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ARS Home » Midwest Area » West Lafayette, Indiana » Crop Production and Pest Control Research » Research » Publications at this Location » Publication #249258

Title: The dodge of blotch: Saving sex in Mycosphaerella graminicola

item Kema, Ghj
item Ware, Sb
item Van Der Lee, Taj
item Wittenberg, Ahj
item Diaz, C
item Goodwin, Stephen - Steve
item De Waard, Ma
item M"barek, S Ben

Submitted to: Meeting Proceedings
Publication Type: Abstract Only
Publication Acceptance Date: 2/5/2010
Publication Date: 3/30/2010
Citation: Kema, G., Ware, S., Van Der Lee, T., Wittenberg, A., Diaz, C., Goodwin, S.B., De Waard, M., M"Barek, S. 2010. The dodge of blotch: Saving sex in Mycosphaerella graminicola. Meeting Proceedings.

Interpretive Summary:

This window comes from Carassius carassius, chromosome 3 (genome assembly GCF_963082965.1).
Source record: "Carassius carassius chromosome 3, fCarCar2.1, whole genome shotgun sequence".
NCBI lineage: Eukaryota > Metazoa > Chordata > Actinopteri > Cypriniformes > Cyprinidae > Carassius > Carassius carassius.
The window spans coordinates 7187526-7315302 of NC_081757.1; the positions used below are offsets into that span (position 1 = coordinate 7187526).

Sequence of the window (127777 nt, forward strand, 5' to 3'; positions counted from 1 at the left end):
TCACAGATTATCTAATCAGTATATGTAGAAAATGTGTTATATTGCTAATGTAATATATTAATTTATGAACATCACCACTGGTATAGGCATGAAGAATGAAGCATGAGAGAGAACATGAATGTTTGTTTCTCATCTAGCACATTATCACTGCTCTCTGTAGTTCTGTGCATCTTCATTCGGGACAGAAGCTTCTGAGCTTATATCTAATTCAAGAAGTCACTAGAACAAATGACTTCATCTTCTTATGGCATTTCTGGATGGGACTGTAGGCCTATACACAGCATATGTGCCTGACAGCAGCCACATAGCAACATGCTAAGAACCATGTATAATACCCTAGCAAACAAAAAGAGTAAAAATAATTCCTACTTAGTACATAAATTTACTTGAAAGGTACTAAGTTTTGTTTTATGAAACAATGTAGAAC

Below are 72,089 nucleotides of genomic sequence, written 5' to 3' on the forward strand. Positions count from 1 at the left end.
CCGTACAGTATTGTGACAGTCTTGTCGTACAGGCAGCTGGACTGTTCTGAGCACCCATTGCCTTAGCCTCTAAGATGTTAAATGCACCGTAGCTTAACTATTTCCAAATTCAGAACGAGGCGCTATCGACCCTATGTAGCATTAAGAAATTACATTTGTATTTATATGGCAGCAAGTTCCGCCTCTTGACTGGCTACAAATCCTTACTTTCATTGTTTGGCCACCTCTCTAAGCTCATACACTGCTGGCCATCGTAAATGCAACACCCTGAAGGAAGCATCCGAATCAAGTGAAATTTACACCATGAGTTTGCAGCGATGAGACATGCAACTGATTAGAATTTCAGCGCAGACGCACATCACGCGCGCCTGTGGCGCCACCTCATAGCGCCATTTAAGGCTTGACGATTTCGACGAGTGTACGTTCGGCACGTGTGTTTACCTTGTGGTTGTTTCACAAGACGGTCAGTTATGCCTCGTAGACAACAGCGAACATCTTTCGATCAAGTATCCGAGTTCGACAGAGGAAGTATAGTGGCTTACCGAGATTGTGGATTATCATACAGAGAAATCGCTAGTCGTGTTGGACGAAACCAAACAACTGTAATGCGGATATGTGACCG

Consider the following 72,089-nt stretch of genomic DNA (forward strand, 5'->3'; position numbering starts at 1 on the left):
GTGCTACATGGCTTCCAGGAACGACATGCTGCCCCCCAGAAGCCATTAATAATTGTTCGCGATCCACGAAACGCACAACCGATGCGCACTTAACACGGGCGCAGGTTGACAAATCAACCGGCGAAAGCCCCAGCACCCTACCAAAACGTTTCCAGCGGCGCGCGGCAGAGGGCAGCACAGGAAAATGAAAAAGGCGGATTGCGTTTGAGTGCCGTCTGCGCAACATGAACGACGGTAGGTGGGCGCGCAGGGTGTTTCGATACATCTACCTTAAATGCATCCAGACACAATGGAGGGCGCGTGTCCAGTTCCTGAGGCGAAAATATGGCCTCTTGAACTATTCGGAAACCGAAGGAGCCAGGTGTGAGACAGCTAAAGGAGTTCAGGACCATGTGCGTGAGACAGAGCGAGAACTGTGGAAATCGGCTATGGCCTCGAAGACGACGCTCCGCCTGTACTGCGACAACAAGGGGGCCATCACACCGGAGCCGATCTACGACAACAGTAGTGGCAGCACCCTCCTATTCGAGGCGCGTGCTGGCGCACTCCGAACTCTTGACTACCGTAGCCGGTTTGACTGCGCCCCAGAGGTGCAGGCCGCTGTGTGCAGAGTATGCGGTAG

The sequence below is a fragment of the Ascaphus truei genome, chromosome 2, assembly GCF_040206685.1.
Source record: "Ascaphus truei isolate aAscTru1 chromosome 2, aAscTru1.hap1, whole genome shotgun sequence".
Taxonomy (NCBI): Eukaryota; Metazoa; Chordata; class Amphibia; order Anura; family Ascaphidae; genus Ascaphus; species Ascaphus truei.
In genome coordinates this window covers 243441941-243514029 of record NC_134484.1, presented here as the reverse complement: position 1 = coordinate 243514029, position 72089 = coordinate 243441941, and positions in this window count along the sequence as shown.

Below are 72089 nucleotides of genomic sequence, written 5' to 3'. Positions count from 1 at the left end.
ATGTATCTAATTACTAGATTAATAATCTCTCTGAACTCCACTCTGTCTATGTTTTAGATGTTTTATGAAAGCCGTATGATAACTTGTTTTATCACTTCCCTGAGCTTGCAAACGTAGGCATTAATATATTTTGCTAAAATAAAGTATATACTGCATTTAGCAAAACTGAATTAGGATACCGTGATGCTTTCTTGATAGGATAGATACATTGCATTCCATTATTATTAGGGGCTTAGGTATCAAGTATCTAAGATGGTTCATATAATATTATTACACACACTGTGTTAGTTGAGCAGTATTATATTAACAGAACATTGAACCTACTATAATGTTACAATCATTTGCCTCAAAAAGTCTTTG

Technical Abstract: Mycosphaerella graminicola is the causal agent of septoria tritici blotch, currently the most important disease of wheat in Europe. Despite the recent identification of 15 resistance genes, disease control is currently achieved mainly by fungicides. However, fungicide resistance develops rapidly in natural M. graminicola populations. To understand the rapid spread of resistance we performed crossing experiments which demonstrate that external stress factors hamper disease development but cannot prevent sexual development. The first stress factor was host resistance. Various crosses indicated that sex always takes place as long as one of the mating partners is virulent. Thus, even an avirulent isolate that does not establish a compatible interaction with the host plant is perfectly able to enter into the sexual process resulting in viable ascospores. We used strobilurin fungicides as a second stress factor by crossing sensitive and resistant isolates under various strobilurin concentrations (3-200%). Although strobilurins prevent disease development of sensitive isolates, and as a consequence minimize biomass, abundant sexual development occurred under all conditions, thus irrespective of the applied strobilurin concentration. Moreover, our results showed that the ‘stressed’ mating partner acted as the preferred paternal partner. A minimal dose of 6% strobilurin already rendered entire populations resistant to these compounds. This explains the rapid pan-European spread of strobilurin resistance in M. graminicola, likely in temporally and geographically independent occasions, with no loss of nuclear genetic variation. The recently discovered genome plasticity of M. graminicola may contribute to its ability to overcome environmentally adverse conditions.